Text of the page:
Wulan Tuolehazi (13-3) represents a new wave of Chinese boxers, who have quickly risen up in the world rankings and are looking to make an impact. In spite of a few shortcomings at the beginning of his career, he quickly bounced back and even scored a TKO victory over former WBA World champion Ekkawit Songnui (49-7) in less than 3 years into the sport.
Tuolehazi would soon come back to knock out Watana Phenbaan (18-6) with a thunderous overhand right, thus capturing the interim WBO Asia Pacific title. Wasting no time, he’d then face OPBF champion Jayr Raquinel (12-1) with the vacant WBC Silver crown on the line. Tuolehazi withstood the Filipino’s heavy punches, while buying his time, patiently waiting for openings in order to strike back. He finally floored Raquinel with a straight right in the last round, which seemingly came out of nowhere, pretty much sealing the deal and earning him a second championship.
A thrilling encounter took place earlier this year, when he locked horns with Ryota Yamauchi (5-1), this time for the WBA International belt. The Chinese star put together some strong combinations throughout the match, stunning his Japanese rival on multiple occasions and dropping him with a perfectly placed uppercut during the 3rd round. However, the tide would shift in the second half of the fight, after Yamauchi connected with a big punch to the mid-section that hurt the champion. Both men took a lot of punishment, but it was Tuolehazi that walked away with the gold. It’s worth mentioning that both Raquinel and Yamauchi were undefeated prior to these outings.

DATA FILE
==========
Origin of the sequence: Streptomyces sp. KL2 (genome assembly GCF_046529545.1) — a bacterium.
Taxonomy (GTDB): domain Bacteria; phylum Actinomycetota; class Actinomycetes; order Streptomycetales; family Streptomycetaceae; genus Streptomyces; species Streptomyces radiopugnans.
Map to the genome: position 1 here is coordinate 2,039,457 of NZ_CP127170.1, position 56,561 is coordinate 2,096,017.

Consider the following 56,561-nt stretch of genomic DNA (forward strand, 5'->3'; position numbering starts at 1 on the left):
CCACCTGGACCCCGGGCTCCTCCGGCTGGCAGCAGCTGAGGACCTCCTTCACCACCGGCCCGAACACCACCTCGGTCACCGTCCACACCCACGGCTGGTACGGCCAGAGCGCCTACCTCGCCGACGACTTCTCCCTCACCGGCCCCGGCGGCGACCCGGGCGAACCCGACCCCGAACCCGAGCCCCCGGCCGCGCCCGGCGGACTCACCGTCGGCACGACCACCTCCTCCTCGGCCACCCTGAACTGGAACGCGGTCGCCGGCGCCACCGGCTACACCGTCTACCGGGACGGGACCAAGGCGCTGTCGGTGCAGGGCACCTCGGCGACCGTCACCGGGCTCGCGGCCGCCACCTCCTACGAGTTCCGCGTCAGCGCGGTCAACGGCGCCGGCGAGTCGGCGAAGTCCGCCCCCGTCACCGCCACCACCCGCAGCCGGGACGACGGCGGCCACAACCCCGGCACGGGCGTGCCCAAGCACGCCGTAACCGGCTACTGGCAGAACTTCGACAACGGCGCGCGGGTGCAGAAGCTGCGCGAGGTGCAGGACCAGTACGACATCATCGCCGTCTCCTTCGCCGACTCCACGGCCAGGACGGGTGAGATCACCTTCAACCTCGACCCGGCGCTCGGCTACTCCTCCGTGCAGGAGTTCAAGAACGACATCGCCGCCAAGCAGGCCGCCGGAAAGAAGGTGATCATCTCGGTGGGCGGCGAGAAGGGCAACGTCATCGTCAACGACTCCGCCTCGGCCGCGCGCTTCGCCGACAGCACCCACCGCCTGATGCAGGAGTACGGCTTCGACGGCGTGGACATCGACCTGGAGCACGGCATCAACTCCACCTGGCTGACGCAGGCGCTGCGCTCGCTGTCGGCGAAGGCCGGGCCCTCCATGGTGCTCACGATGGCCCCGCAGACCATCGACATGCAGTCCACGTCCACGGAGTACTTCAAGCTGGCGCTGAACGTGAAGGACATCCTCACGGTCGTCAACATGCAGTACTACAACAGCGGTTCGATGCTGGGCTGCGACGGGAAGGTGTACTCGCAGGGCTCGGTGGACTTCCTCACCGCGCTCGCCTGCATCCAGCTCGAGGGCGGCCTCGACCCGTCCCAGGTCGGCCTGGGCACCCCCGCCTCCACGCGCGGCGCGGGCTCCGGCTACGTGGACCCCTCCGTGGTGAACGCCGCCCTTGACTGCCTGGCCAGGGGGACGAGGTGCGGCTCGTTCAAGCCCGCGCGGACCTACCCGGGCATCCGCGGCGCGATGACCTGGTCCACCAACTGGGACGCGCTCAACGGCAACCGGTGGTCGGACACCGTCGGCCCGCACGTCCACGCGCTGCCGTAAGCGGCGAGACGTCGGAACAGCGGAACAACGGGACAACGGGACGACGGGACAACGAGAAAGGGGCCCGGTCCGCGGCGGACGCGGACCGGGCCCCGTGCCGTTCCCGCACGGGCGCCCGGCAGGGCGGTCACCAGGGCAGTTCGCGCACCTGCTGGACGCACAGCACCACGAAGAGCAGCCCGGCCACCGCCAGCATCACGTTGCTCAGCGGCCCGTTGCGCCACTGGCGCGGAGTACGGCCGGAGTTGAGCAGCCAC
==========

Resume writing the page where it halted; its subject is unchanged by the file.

These past few months, he has defended his belt against former WBC International champion Ardin Diale (35-15) in yet again another very close contest as well as Satoshi Tanaka (7-6), whom he knocked down twice with body shots. Tuolehazi now aims to end 2019 by adding the World championship to his collection of belts, but that might be easier said than done.
Much like in every Tanaka fight, the question remains, will this finally be the time that his recklessness proves to be his undoing? It is well known that Tanaka’s brawling style has put him in dangerous positions, almost costing him 2 title bouts (Saludar and Chayanram) in the past, where he was saved only by his incredible knockout power and hand speed. Tuolehazi needs to exploit that chink in the champion’s armor, if he wants to emerge victorious. His best shot is to wait for Tanaka to go on the offensive and then counter strike with the right, which is his biggest weapon. His high threshold for pain will be put to test more than ever before against a man who loves to attack nonstop.
To conclude with, it’s almost guaranteed that Kosei will be triumphant in this title defense as well, against a seemingly inferior opponent, but then again crazier things have happened in the boxing ring. Either way, we will find out for sure on New Year’s Eve.